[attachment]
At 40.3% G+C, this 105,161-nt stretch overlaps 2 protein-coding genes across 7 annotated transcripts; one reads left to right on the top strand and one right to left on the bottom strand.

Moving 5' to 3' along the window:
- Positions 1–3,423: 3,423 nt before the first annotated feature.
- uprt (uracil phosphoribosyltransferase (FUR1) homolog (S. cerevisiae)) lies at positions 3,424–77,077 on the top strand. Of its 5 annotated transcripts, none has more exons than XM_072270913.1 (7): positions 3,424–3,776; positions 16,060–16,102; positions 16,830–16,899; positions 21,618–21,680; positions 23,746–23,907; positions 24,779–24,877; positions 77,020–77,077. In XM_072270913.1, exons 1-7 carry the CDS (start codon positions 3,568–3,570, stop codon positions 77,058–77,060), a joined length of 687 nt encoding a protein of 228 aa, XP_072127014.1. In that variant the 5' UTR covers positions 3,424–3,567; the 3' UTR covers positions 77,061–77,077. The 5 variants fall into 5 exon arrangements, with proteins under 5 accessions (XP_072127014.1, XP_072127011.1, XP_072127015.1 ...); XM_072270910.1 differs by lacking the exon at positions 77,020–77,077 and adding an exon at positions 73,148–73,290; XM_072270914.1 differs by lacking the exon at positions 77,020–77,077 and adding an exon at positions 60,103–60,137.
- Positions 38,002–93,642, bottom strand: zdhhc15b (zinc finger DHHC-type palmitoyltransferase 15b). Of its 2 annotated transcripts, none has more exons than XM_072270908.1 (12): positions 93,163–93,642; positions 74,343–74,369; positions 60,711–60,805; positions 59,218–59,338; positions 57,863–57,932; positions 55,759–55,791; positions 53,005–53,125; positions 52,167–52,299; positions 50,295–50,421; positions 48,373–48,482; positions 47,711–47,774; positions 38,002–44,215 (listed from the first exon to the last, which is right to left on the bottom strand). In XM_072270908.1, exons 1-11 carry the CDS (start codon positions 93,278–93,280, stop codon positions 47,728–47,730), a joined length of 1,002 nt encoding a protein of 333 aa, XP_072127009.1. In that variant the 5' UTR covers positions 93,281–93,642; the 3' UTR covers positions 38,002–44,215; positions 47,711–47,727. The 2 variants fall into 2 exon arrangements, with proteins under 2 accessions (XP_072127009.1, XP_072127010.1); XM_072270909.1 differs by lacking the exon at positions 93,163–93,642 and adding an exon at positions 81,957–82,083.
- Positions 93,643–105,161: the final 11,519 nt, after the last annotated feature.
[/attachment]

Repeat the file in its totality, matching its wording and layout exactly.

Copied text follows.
At 40.3% G+C, this 105,161-nt stretch overlaps 2 protein-coding genes across 7 annotated transcripts; one reads left to right on the top strand and one right to left on the bottom strand.

Moving 5' to 3' along the window:
- Positions 1–3,423: 3,423 nt before the first annotated feature.
- uprt (uracil phosphoribosyltransferase (FUR1) homolog (S. cerevisiae)) lies at positions 3,424–77,077 on the top strand. Of its 5 annotated transcripts, none has more exons than XM_072270913.1 (7): positions 3,424–3,776; positions 16,060–16,102; positions 16,830–16,899; positions 21,618–21,680; positions 23,746–23,907; positions 24,779–24,877; positions 77,020–77,077. In XM_072270913.1, exons 1-7 carry the CDS (start codon positions 3,568–3,570, stop codon positions 77,058–77,060), a joined length of 687 nt encoding a protein of 228 aa, XP_072127014.1. In that variant the 5' UTR covers positions 3,424–3,567; the 3' UTR covers positions 77,061–77,077. The 5 variants fall into 5 exon arrangements, with proteins under 5 accessions (XP_072127014.1, XP_072127011.1, XP_072127015.1 ...); XM_072270910.1 differs by lacking the exon at positions 77,020–77,077 and adding an exon at positions 73,148–73,290; XM_072270914.1 differs by lacking the exon at positions 77,020–77,077 and adding an exon at positions 60,103–60,137.
- Positions 38,002–93,642, bottom strand: zdhhc15b (zinc finger DHHC-type palmitoyltransferase 15b). Of its 2 annotated transcripts, none has more exons than XM_072270908.1 (12): positions 93,163–93,642; positions 74,343–74,369; positions 60,711–60,805; positions 59,218–59,338; positions 57,863–57,932; positions 55,759–55,791; positions 53,005–53,125; positions 52,167–52,299; positions 50,295–50,421; positions 48,373–48,482; positions 47,711–47,774; positions 38,002–44,215 (listed from the first exon to the last, which is right to left on the bottom strand). In XM_072270908.1, exons 1-11 carry the CDS (start codon positions 93,278–93,280, stop codon positions 47,728–47,730), a joined length of 1,002 nt encoding a protein of 333 aa, XP_072127009.1. In that variant the 5' UTR covers positions 93,281–93,642; the 3' UTR covers positions 38,002–44,215; positions 47,711–47,727. The 2 variants fall into 2 exon arrangements, with proteins under 2 accessions (XP_072127009.1, XP_072127010.1); XM_072270909.1 differs by lacking the exon at positions 93,163–93,642 and adding an exon at positions 81,957–82,083.
- Positions 93,643–105,161: the final 11,519 nt, after the last annotated feature.